Vegan shepherds pie, packed with umami rich shiitake mushrooms, green lentils and covered with creamy mashed potatoes!
Would ya take a look at this vegan shepherds pie! Let’s start by saying that the goal here is NOT to make “fake mince”, ok? If I’d wanted fake mince I’d have used one of the AWESOME store bought fake minces currently on the market.
The goal here was to make a full plant-based shepherds pie with as few processed ingredients as possible. That was the plan anyway. Then I remembered how important fat is to mashed potatoes, and it all sort of went down-hill from there.
Regardless, this is a bonkers good shepherds pie recipe which you are legally obliged to make for any person who struggles with the concept of umami. Trust me – it will convert them!
What is a vegan shepherd’s pie?
I can’t think of anything more British than a delicious fresh vegan shepherd’s pie. I grew up on this sort of meal, usually accompanied by roast potatoes, pickled cabbage and lashings of vegan gravy!
Traditionally made with lamb (hence the name..) it’s a dish usually served as part of a Sunday roast or for a winter mid-week dinner. A vegetarian option is often called “Shepherdess Pie” which is a weirdly gendered view of meat-free options, but that’s a whole other blog post!
This isn’t your Nanna’s vegan shepherd’s pie! No no! It’s literally PACKED full of flavour and super meaty textures. This pie is next level satisfying! Here’s what you’ll need to really make it POP!
If you’ve been here a while, you’ll have seen me using marmite before! It’s a super salty, umami rich ingredient which is technically a yeast extract. It’s sharp and will give your pie a really 3D flavour profile.
You can buy marmite here or, if you’re in the UK, in EVERY SUPERMARKET! If you’re not a fan of marmite, trust me, you’re still going to LOVE this recipe. You won’t taste the marmite but it will elevate all the other flavours in the dish.
Yep, this one isn’t a classic ingredient in a vegan shepherd’s pie, but bear with me! All the other ingredients in this dish are super deep, earthy, meaty flavours. I wanted to use a herb or spice to wake the flavours up and elevate the pie to a higher level!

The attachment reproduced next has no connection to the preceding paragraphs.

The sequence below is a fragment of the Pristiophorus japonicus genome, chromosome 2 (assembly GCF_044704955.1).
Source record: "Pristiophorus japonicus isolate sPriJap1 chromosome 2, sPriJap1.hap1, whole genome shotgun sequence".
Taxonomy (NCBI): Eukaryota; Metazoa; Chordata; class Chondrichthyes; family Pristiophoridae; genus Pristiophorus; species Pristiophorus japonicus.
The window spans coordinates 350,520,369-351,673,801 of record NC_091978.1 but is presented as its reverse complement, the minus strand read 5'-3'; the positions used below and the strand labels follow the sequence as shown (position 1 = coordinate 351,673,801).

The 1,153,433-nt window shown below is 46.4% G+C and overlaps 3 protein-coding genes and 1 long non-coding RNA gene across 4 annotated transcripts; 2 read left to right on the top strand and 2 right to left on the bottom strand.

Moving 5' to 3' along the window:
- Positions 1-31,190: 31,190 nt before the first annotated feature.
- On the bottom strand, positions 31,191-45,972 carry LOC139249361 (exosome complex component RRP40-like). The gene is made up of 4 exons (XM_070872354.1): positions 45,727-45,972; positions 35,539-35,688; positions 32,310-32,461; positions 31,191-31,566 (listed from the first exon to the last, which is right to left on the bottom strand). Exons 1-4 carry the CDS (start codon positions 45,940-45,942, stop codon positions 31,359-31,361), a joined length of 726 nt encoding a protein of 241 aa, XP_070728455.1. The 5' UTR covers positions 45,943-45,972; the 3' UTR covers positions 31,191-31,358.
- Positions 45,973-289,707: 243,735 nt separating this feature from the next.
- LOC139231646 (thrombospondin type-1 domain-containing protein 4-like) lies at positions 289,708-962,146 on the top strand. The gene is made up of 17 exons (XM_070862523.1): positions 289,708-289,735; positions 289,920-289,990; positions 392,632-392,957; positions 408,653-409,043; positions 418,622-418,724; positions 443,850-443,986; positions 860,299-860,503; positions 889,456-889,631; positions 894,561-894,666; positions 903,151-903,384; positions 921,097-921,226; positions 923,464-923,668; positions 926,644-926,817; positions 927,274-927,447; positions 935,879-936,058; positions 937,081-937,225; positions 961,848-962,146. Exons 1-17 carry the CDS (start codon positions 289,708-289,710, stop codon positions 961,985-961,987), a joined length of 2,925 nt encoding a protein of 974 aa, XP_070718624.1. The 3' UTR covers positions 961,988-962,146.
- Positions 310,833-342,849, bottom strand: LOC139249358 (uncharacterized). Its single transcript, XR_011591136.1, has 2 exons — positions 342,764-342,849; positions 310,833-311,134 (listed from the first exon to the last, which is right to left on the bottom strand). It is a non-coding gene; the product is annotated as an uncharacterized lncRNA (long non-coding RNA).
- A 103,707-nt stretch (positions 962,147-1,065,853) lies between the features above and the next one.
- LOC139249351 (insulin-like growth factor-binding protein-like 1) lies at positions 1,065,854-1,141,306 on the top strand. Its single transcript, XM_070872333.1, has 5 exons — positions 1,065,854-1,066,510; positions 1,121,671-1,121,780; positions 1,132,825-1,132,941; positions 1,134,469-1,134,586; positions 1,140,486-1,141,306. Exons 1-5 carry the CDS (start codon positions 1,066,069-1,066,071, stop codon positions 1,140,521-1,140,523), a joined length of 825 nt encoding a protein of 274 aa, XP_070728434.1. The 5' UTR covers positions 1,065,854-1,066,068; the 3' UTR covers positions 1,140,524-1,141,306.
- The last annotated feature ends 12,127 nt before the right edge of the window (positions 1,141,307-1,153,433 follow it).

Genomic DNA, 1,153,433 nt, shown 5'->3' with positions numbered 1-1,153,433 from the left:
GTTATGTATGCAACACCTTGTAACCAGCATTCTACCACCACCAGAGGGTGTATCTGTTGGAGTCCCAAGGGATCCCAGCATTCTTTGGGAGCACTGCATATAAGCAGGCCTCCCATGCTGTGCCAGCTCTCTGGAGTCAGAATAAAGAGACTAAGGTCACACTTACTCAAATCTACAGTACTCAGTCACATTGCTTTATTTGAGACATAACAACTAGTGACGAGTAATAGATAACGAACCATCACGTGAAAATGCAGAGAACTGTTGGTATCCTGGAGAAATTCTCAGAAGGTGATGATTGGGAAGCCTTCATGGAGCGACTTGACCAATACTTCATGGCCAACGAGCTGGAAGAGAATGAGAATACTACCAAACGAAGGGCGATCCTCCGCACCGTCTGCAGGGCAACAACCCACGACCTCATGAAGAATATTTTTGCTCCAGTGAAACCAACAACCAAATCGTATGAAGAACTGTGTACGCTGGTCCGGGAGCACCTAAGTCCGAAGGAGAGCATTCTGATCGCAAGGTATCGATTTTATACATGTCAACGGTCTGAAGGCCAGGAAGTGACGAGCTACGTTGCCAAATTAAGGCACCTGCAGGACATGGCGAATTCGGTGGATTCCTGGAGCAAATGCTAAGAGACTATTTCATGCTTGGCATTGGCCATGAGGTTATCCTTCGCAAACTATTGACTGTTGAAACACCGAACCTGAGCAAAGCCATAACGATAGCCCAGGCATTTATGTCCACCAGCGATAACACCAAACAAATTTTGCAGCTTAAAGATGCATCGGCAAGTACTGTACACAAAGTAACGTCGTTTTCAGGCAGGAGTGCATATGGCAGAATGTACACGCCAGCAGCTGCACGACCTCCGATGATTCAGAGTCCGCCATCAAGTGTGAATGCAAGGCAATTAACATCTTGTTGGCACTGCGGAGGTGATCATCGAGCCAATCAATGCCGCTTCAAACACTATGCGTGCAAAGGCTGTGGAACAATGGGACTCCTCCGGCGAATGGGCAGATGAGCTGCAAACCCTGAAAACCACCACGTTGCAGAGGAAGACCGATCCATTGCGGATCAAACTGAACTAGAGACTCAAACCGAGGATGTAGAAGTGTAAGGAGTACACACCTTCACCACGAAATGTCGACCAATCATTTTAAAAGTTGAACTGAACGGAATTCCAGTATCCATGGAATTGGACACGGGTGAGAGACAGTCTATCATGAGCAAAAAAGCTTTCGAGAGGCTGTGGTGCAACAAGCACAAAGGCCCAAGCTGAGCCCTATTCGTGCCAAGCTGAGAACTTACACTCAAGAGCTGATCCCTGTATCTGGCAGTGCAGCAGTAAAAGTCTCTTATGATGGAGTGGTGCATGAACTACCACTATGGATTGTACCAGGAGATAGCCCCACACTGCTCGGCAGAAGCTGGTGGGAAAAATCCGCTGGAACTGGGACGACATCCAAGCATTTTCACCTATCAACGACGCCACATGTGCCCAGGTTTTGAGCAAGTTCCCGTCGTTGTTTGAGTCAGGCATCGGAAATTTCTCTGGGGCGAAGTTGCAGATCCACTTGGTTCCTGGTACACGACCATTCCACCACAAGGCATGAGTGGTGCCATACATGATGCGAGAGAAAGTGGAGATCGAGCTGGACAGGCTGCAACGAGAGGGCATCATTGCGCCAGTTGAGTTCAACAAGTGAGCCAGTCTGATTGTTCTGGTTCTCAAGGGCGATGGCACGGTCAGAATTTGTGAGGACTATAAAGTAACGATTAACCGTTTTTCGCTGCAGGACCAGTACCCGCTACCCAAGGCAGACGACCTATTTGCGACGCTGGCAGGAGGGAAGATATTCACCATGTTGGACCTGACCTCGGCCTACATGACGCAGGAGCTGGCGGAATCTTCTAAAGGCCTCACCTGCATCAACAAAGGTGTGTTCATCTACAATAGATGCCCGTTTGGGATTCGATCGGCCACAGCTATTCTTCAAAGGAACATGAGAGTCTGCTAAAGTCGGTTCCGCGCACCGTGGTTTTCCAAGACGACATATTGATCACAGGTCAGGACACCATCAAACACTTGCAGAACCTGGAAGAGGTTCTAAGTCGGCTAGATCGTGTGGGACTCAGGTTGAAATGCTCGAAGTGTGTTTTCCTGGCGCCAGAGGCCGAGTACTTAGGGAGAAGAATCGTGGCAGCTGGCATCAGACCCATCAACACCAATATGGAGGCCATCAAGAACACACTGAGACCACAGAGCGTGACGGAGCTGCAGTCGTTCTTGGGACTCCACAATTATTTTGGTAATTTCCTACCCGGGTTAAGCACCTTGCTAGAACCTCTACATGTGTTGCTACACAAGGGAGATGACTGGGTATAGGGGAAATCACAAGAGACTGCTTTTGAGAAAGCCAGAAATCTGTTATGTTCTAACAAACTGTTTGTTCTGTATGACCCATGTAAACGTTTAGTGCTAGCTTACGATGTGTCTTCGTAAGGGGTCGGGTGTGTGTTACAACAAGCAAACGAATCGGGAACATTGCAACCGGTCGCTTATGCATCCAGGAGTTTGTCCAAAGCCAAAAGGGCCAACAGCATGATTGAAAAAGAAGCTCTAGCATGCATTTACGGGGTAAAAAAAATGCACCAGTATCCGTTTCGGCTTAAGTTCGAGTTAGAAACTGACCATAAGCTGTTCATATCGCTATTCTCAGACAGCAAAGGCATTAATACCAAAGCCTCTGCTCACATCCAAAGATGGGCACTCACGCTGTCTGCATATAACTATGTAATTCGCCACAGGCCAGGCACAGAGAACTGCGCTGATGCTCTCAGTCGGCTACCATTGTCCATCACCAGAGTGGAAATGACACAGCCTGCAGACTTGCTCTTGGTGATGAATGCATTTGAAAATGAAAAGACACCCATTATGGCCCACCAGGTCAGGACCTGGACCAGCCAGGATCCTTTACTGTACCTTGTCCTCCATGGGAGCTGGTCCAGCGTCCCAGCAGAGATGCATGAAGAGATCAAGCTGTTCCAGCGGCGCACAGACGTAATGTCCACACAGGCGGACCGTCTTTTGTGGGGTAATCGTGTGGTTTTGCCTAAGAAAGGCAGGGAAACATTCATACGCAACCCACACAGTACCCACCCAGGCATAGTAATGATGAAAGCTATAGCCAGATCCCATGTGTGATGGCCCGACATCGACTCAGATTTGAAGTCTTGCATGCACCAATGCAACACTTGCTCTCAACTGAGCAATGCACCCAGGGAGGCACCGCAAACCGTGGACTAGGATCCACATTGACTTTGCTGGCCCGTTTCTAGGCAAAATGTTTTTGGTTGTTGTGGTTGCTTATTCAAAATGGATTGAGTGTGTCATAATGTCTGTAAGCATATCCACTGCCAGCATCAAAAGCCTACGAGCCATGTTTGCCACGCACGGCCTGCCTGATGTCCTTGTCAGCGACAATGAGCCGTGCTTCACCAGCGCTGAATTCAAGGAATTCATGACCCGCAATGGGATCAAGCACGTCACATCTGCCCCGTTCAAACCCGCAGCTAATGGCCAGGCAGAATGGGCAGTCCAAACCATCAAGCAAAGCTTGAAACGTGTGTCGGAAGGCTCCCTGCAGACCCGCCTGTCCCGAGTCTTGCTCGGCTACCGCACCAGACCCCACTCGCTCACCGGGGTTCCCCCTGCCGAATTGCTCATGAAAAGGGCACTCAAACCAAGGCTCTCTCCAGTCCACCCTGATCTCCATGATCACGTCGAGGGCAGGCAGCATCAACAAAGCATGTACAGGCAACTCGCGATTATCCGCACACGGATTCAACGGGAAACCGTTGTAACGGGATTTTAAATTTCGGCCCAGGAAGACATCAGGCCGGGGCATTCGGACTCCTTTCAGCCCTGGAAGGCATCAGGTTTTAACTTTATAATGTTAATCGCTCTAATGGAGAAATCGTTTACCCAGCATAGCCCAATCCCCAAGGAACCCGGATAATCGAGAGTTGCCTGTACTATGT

Fennel seeds give the dish a little zap of aniseed flavour which makes the filling so much more rounded. It does the same thing celery does when you make a mire poix. SNV trivia: I once came VERY close to having “M-I-R-E P-O-I-X” tattooed across my knuckles, because I’m AGGRESSIVELY into making stews.
I start MOST recipes with this stuff It’s a by product of making soy-sauce (or vice versa, depending on how you look at it) and it’s super important for adding umami flavours to recipes.
You can get brown or white miso and either work for this recipe, but I find brown rice miso has a slightly deeper, more complicated flavour.
Shiitake mushrooms are a double whammy when it comes to this vegan shepherd’s pie! As you probably already know, they’re one of the most flavoursome mushrooms out there, but even more importantly, they have a SUPER meaty texture.
There’s no need for any fake meats in this recipe, because between the lentils (high protein!) and the shiitakes (texture and flavour) you’ve got something magically satisfying!
Any top tips!?
It’s a pretty simple process to make this pie, and if you’ve ever made a shepherd’s pie before, you’ll be totally familiar with the sequence of things! However, if this is new to you, here are some tips to make sure your pie turns out PIEfect.
Make your mash FIRST!
This seems counter-intuitive, but you’ll find it much easier to top your pie if your mash is cool. I’ve made this dish two ways, both with piped mash or with a simple ridged mash topping. Both work fine!
The ridged top is made by spooning the mash onto the filling mix and dragging a fork through it to create the ridges. When baked, these ridges crisp up beautifully!
Hydrate your shiitake mushrooms fully!
There’s nothing worse than a half-dried shiitake mushroom lurking in this vegan shepherd’s pie! For this reason, please please make sure you allow enough time for your shiitakes to hydrate properly! You’ll also need to chop them nice and finely and this will be much easier if they’re properly hydrated.
Sieve your mushroom stock!
For this recipe I like to use the water which we used to soak the shiitakes in. It’s super flavoursome so why waste it? However, there’s one risk here! Shiitakes sometimes have little sandy pieces of soil attached to them from when they were grown, and this is a super unpleasant texture to experience in a shepherd’s pie.
Make sure you use a really fine sieve, tea strainer or muslin to make sure the grit doesn’t get into your dinner!
Need more British comfort food?
If you need some more British food? Try these recipes:
Please keep in mind…
I love sharing my food with you – it seriously gives me so much joy! As a result, I put a huge amount of time and energy into creating these recipes. This recipe right here is my lil baby and I wouldn’t change a single thing about it. As such, I won’t give advice on any ingredient swaps, substitutions, omissions or changes to the method described above (how dare you talk about my baby like that!)
But seriously, if this recipe doesn’t do it for you and you want to customise it – that’s cool – no probs. Put that finely honed chef’s intuition to good use and tailor the recipe to suit you! Regardless of whether you make any changes or not, let us know how you get on in the comments below.